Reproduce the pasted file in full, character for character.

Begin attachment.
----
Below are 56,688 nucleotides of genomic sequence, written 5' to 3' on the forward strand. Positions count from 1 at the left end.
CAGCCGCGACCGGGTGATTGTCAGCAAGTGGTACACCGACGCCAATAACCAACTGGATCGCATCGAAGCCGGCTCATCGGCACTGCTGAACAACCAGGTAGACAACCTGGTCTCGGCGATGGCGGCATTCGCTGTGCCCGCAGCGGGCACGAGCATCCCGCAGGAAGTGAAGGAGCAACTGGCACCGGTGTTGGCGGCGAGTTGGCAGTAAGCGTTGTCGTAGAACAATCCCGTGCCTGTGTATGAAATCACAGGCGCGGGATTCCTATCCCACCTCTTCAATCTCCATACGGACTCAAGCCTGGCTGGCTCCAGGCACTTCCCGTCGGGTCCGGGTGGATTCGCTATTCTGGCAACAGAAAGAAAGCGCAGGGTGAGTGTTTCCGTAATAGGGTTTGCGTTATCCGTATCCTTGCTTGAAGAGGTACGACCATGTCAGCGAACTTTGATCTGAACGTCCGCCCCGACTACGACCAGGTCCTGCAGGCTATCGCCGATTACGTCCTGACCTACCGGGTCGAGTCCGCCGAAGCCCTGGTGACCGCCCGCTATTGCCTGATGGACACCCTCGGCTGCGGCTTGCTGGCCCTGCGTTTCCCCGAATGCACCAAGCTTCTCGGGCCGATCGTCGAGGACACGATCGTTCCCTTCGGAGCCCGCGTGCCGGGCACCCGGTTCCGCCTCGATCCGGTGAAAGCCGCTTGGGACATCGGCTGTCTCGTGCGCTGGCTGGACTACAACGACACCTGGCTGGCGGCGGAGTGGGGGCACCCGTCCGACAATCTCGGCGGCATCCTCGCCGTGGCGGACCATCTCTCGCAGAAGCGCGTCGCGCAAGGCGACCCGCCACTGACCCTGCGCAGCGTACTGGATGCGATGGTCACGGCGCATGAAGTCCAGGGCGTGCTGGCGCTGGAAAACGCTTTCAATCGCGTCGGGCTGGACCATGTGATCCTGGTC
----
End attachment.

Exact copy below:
Below are 56,688 nucleotides of genomic sequence, written 5' to 3' on the forward strand. Positions count from 1 at the left end.
CAGCCGCGACCGGGTGATTGTCAGCAAGTGGTACACCGACGCCAATAACCAACTGGATCGCATCGAAGCCGGCTCATCGGCACTGCTGAACAACCAGGTAGACAACCTGGTCTCGGCGATGGCGGCATTCGCTGTGCCCGCAGCGGGCACGAGCATCCCGCAGGAAGTGAAGGAGCAACTGGCACCGGTGTTGGCGGCGAGTTGGCAGTAAGCGTTGTCGTAGAACAATCCCGTGCCTGTGTATGAAATCACAGGCGCGGGATTCCTATCCCACCTCTTCAATCTCCATACGGACTCAAGCCTGGCTGGCTCCAGGCACTTCCCGTCGGGTCCGGGTGGATTCGCTATTCTGGCAACAGAAAGAAAGCGCAGGGTGAGTGTTTCCGTAATAGGGTTTGCGTTATCCGTATCCTTGCTTGAAGAGGTACGACCATGTCAGCGAACTTTGATCTGAACGTCCGCCCCGACTACGACCAGGTCCTGCAGGCTATCGCCGATTACGTCCTGACCTACCGGGTCGAGTCCGCCGAAGCCCTGGTGACCGCCCGCTATTGCCTGATGGACACCCTCGGCTGCGGCTTGCTGGCCCTGCGTTTCCCCGAATGCACCAAGCTTCTCGGGCCGATCGTCGAGGACACGATCGTTCCCTTCGGAGCCCGCGTGCCGGGCACCCGGTTCCGCCTCGATCCGGTGAAAGCCGCTTGGGACATCGGCTGTCTCGTGCGCTGGCTGGACTACAACGACACCTGGCTGGCGGCGGAGTGGGGGCACCCGTCCGACAATCTCGGCGGCATCCTCGCCGTGGCGGACCATCTCTCGCAGAAGCGCGTCGCGCAAGGCGACCCGCCACTGACCCTGCGCAGCGTACTGGATGCGATGGTCACGGCGCATGAAGTCCAGGGCGTGCTGGCGCTGGAAAACGCTTTCAATCGCGTCGGGCTGGACCATGTGATCCTGGTC